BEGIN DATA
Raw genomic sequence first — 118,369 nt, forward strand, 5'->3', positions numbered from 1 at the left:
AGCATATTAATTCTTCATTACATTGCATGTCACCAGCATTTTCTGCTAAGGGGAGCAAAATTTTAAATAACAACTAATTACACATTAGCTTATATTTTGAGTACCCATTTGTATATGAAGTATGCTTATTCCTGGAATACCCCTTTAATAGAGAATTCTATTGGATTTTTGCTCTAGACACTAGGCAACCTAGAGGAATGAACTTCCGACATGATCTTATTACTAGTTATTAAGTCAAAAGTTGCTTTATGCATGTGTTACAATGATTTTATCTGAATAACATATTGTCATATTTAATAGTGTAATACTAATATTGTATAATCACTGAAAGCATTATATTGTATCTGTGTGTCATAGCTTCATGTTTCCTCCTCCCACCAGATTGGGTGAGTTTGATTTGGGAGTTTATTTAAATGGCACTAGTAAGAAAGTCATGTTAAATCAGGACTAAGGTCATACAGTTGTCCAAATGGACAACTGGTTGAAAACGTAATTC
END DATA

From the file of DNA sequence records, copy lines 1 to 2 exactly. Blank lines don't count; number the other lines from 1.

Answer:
Raw genomic sequence first — 118,369 nt, forward strand, 5'->3', positions numbered from 1 at the left:
AGCATATTAATTCTTCATTACATTGCATGTCACCAGCATTTTCTGCTAAGGGGAGCAAAATTTTAAATAACAACTAATTACACATTAGCTTATATTTTGAGTACCCATTTGTATATGAAGTATGCTTATTCCTGGAATACCCCTTTAATAGAGAATTCTATTGGATTTTTGCTCTAGACACTAGGCAACCTAGAGGAATGAACTTCCGACATGATCTTATTACTAGTTATTAAGTCAAAAGTTGCTTTATGCATGTGTTACAATGATTTTATCTGAATAACATATTGTCATATTTAATAGTGTAATACTAATATTGTATAATCACTGAAAGCATTATATTGTATCTGTGTGTCATAGCTTCATGTTTCCTCCTCCCACCAGATTGGGTGAGTTTGATTTGGGAGTTTATTTAAATGGCACTAGTAAGAAAGTCATGTTAAATCAGGACTAAGGTCATACAGTTGTCCAAATGGACAACTGGTTGAAAACGTAATTC